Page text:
We’ve all seen them: record-shattering wildfires tearing across quiet cities in California, killing dozens, destroying thousands of homes and businesses, and devastating communities. The headlines point fingers at everything from climate change to the logging industry, the outpouring is compassionate, and after a few weeks these fires have all but faded from the public eye. But those who live in the areas devastated by the blazes can’t forget these fires, and don’t have the luxury of being able to return to life as they once knew it. These fires are undeniably tragedies, but in light of their prevalence and visibility, it’s curious how slow we’ve been to implement the proper protocol to prevent these blazes from occurring. We’ve known since about the 70s that prescribed fire could help in preventing wildfires, that climate change would make fires worse and more frequent, that we needed to act to protect at-risk communities. So how did we still not manage to change things in time? It’s clear that those in charge of making the decisions that could have prevented these fires are totally disconnected from the realities faced by those affected by wildfires. So when leadership fails to take appropriate action to prevent crises like these, who is hurt?
The answer is quite simple: poorer, non-white people are at a much higher risk of being adversely affected by wildfires. As Davies et al. reported in a 2018 article, “While fire-prone places in the U.S. are more likely to be populated by higher-income groups, this fact threatens to overshadow the thousands of low-income individuals who also live in fire-prone places but lack the resources to prepare or recover from fire” (1). There’s no doubt that fire reaches individuals of all races and classes, but there’s plenty of data that suggests that it disproportionately impacts minorities, specifically minorities that have been historically disadvantaged. Think about it - if you were raised in a poor household, weren’t able to go to college, and are forced to work a minimum-wage job while living paycheck-to-paycheck, you’re not going to be able to recover from any sort of a tumultuous event. Not only is your ability to bounce back from the devastation limited by your socioeconomic status, but so too is your ability to prevent the devastation from happening. Those living in poorer communities in California during the time of the Camp Fire were forced to fight the fires themselves, but those with enough money to hire private firefighters, mainly the mega-rich superstars that call California home, could guarantee their safety, and the safety of their possessions. It’s obviously unfair and frustrating - that those with the money and sway to influence policies that could prevent forest fires are capable of securing their own safety. But it also has a racial element, one that can’t be ignored.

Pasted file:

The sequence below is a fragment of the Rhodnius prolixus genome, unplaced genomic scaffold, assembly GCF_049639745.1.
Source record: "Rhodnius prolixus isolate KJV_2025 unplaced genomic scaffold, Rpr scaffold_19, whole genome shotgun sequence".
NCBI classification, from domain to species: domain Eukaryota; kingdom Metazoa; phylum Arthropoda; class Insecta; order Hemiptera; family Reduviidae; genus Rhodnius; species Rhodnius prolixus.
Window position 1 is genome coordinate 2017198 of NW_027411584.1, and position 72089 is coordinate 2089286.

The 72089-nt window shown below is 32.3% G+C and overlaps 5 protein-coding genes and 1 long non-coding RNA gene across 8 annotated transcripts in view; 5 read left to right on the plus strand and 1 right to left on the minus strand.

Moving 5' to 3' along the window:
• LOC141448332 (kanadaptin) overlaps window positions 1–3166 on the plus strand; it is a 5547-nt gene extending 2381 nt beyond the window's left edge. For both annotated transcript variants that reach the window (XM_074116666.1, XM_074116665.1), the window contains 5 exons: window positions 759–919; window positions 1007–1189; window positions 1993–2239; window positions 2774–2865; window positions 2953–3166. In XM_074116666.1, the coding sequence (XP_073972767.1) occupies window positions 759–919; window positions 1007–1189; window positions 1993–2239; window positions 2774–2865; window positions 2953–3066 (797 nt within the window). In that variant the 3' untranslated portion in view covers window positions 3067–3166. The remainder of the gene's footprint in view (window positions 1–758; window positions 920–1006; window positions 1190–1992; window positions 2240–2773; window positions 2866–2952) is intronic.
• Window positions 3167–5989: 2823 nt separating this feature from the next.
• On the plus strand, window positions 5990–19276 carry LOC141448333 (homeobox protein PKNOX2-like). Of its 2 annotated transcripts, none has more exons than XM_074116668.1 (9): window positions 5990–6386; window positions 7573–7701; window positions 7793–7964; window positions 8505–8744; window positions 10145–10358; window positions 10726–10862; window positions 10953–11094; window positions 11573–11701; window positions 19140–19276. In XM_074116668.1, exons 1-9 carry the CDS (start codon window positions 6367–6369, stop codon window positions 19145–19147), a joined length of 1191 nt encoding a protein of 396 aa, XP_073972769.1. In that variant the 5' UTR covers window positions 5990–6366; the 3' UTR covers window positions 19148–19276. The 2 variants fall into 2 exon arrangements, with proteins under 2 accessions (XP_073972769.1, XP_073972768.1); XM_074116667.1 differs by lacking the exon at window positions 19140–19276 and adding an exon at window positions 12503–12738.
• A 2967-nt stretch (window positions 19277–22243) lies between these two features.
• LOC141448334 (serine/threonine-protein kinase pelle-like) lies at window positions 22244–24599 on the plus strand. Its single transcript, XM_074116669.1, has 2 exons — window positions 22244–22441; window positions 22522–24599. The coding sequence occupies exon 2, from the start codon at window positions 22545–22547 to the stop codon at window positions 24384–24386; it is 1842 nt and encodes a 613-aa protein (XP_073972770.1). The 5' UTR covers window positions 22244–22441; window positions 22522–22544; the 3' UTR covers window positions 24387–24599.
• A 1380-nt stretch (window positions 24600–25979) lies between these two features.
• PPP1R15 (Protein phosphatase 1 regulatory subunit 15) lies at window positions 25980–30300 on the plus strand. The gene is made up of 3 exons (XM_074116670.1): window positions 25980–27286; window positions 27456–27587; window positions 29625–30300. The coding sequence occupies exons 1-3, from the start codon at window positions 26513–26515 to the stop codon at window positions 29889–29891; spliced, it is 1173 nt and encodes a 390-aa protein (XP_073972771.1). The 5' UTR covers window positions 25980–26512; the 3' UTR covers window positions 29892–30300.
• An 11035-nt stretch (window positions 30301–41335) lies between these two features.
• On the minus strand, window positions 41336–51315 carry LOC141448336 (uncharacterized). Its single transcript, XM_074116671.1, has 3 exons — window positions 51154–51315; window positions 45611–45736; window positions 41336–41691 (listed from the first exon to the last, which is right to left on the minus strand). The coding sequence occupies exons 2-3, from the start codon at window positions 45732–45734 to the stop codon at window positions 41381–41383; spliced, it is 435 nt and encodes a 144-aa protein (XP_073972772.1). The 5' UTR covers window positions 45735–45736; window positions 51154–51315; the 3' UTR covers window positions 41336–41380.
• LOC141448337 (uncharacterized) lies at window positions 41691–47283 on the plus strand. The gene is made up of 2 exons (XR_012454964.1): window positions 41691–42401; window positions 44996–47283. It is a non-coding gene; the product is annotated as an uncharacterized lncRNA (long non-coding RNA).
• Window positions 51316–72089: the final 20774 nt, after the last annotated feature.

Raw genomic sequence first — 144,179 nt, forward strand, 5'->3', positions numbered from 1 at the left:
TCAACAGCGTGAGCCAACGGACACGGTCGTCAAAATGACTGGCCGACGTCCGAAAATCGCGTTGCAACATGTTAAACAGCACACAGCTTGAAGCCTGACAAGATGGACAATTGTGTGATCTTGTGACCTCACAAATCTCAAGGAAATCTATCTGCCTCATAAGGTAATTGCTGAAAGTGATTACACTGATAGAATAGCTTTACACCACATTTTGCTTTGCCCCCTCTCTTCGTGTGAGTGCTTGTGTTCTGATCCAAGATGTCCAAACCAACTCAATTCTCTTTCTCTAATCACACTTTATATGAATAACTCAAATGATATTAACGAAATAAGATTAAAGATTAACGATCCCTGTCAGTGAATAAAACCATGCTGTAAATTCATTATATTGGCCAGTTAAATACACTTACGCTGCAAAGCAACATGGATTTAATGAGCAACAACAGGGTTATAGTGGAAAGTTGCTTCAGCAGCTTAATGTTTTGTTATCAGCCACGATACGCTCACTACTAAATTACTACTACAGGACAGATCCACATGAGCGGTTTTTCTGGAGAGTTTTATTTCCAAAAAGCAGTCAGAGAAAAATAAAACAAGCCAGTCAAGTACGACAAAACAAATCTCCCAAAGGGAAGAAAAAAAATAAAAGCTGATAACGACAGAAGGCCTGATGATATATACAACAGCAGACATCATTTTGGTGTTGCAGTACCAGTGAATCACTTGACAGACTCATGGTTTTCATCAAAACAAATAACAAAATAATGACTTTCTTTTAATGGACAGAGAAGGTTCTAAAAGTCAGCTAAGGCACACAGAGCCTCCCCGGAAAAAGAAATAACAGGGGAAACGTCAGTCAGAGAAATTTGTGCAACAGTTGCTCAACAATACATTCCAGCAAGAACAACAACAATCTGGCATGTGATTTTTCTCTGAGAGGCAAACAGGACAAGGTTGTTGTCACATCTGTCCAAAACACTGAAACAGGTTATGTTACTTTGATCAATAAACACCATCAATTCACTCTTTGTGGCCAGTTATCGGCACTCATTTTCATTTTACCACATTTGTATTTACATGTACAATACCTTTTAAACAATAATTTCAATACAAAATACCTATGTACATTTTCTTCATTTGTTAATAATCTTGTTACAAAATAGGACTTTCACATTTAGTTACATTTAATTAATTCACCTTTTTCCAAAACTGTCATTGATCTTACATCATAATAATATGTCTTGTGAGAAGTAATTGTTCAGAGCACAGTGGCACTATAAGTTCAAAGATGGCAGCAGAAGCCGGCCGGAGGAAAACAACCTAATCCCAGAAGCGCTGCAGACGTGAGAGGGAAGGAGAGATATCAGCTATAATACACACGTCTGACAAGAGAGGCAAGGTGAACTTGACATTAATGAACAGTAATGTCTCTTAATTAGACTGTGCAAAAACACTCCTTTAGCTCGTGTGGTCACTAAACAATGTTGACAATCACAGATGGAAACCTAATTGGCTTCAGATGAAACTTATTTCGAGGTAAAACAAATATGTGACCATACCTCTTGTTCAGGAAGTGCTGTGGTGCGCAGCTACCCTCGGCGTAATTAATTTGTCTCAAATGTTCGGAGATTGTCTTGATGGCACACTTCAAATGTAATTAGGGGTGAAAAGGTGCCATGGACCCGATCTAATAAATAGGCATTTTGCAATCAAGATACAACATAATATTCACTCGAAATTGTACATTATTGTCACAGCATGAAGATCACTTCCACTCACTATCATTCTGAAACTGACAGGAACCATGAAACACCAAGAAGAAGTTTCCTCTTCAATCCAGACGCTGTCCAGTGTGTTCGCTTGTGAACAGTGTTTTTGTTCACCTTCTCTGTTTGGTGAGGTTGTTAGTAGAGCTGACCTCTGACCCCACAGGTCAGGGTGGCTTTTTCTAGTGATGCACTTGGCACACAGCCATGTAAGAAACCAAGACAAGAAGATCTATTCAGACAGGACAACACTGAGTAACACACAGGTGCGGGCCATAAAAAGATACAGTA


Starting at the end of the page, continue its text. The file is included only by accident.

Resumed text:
In the aftermath of Hurricane Katrina, New Orleans faced thousands of missing people: 84% of those missing were Black in a city that is only 68% Black (1). Native Americans are six times more likely than other groups to live in the most vulnerable communities (2). Those without the resources to care for their own communities are forced to rely on the government for support, but there’s no indication that wildfire-fighting efforts will be focused on helping disadvantaged communities. In fact, we’ve seen a frustratingly small amount of work done to combat wildfires. There are many up-front, simple ways to reduce the size and severity of wildfires, chief among those tactics being prescribed fire. President Trump has recommended raking, logging, and many other tactics to reduce the severity of future wildfires, but it’s not enough. State and Federal governments need to work together to dedicate resources and energy into the management tactics that will have a direct impact. We need to train more firefighters by establishing more training programs and incentives for people to get into fire, we need more robust burning programs in all 50 states, and we need more effort by the government to shift public perception on burning. Now, while it’s necessary to reduce the ability for fire to damage at-risk groups, it’s more necessary to address the issues that make minorities and economically disadvantaged people so prone to being harmed by wildfires. Wildfires are necessary parts of many ecosystems, so removing them entirely isn’t just difficult - it’s virtually impossible. We need to be able to coexist with fire in a way that allow it to benefit ecosystems without damaging delicate communities. It’s a pervasive problem: those that need the most help tend to be the last to get it.
This issue extends to all the abysmal effects of climate change. In my home state of Michigan, and across New England and the Midwest, it was colder here than in Siberia. For those of us with work environments, homes, and cars that can be easily heated at will, this was an inconvenience, but hardly life-threatening. For the tens of thousands of homeless people in the area, these conditions were either extremely difficult, or deadly. As Davies et. al say in their paper, “Wildfire disasters, which disproportionately disrupt the lives of the most socioeconomically disadvantaged, are as much products of social circumstances as they are ecological ones.” We must work to fix the social circumstances that cause natural disasters to so intensely harm those who are least prepared to bounce back. We need to support those in our society who need it most, who are, because of circumstance, unable to recover from natural disasters. And we need to do it quickly.